keywords = "fysiotherapie, cystic fibrosis, CF, taaislijmziekte, physiotherapy, cystic fibrosis",
author = "L. Warnock and A. Gates and {van der Schans}, Cees",
year = "2013",
language = "English",
journal = "The Cochrane database of systematic reviews",
issn = "1469-493X",
publisher = "Wiley",

}

Chest physiotherapy compared to no chest physiotherapy for cystic fibrosis. / Warnock, L.; Gates, A.; van der Schans, Cees.

In: The Cochrane database of systematic reviews, 2013.

Research output: Contribution to journalArticleAcademic

TY - JOUR

T1 - Chest physiotherapy compared to no chest physiotherapy for cystic fibrosis

AU - Warnock, L.

AU - Gates, A.

AU - van der Schans, Cees

PY - 2013

Y1 - 2013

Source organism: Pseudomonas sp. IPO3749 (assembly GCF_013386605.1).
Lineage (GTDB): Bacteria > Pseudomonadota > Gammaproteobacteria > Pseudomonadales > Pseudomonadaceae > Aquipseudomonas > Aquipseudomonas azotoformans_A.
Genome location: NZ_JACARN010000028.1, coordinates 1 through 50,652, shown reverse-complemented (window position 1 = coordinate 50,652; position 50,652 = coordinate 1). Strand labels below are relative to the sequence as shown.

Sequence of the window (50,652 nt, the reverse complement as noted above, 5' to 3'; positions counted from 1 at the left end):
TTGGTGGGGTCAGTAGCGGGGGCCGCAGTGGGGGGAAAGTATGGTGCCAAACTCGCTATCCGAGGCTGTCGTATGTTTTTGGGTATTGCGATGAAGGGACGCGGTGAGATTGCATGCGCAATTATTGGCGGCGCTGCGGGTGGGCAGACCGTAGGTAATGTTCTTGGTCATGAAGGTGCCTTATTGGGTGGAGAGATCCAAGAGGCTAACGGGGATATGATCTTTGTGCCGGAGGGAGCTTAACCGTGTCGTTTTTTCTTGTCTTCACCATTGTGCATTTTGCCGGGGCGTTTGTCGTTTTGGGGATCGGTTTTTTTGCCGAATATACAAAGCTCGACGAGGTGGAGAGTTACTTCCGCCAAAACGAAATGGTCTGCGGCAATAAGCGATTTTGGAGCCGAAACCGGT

N2 - BACKGROUND: Chest physiotherapy is widely used in people with cystic fibrosis in order to clear mucus from the airways.OBJECTIVES: To determine the effectiveness and acceptability of chest physiotherapy compared to no treatment or spontaneous cough alone to improve mucus clearance in cystic fibrosis.SEARCH METHODS: We searched the Cochrane Cystic Fibrosis and Genetic Disorders Group Trials Register which comprises references identified from comprehensive electronic database searches and handsearches of relevant journals and abstract books of conference proceedings.Date of the most recent search of the Group's Cystic Fibrosis Trials Register: 04 February 2013.SELECTION CRITERIA: Randomised or quasi-randomised clinical studies in which a form of chest physiotherapy (airway clearance technique) were taken for consideration in people with cystic fibrosis compared with either no physiotherapy treatment or spontaneous cough alone.DATA COLLECTION AND ANALYSIS: Both authors independently assessed study eligibility, extracted data and assessed study quality. There was heterogeneity in the published outcomes, with variable reporting which meant pooling of the data for meta-analysis was not possible.MAIN RESULTS: The searches identified 144 studies, of which eight cross-over studies (data from 96 participants) met the inclusion criteria. There were differences between studies in the way that interventions were delivered, with several of the intervention groups combining more than one treatment modality. One included study looked at autogenic drainage, six considered conventional chest physiotherapy, three considered oscillating positive expiratory pressure, seven considered positive expiratory pressure and one considered high pressure positive expiratory pressure. Of the eight studies, six were single-treatment studies and in two, the treatment intervention was performed over two consecutive days (once daily in one, twice daily in the other). This enormous heterogeneity in the treatment interventions prevented any meta-analyses from being performed.Four studies, involving 28 participants, reported a higher amount of expectorated secretions during chest physiotherapy as compared to a control. One study, involving 18 participants, reported no significant differences in sputum weight. In five studies radioactive tracer clearance was used as an outcome variable. In three of these (28 participants) it was reported that chest physiotherapy, including coughing, increased radioactive tracer clearance as compared to the control period. One study (12 participants) reported increased radioactive tracer clearance associated with all interventions compared to control, although this was only reported to have reached significance for postural drainage with percussion and vibrations; and the remaining study (eight participants) reported no significant difference in radioactive tracer clearance between chest physiotherapy, without coughing, compared to the control period. Three studies, involving 42 participants reported no significant effect on pulmonary function variables following intervention; but one further study did report significant improvement in pulmonary function following the intervention in some of the treatment groups.AUTHORS' CONCLUSIONS: The results of this review show that airway clearance techniques have short-term effects in the terms of increasing mucus transport. No evidence was found on which to draw conclusions concerning the long-term effects.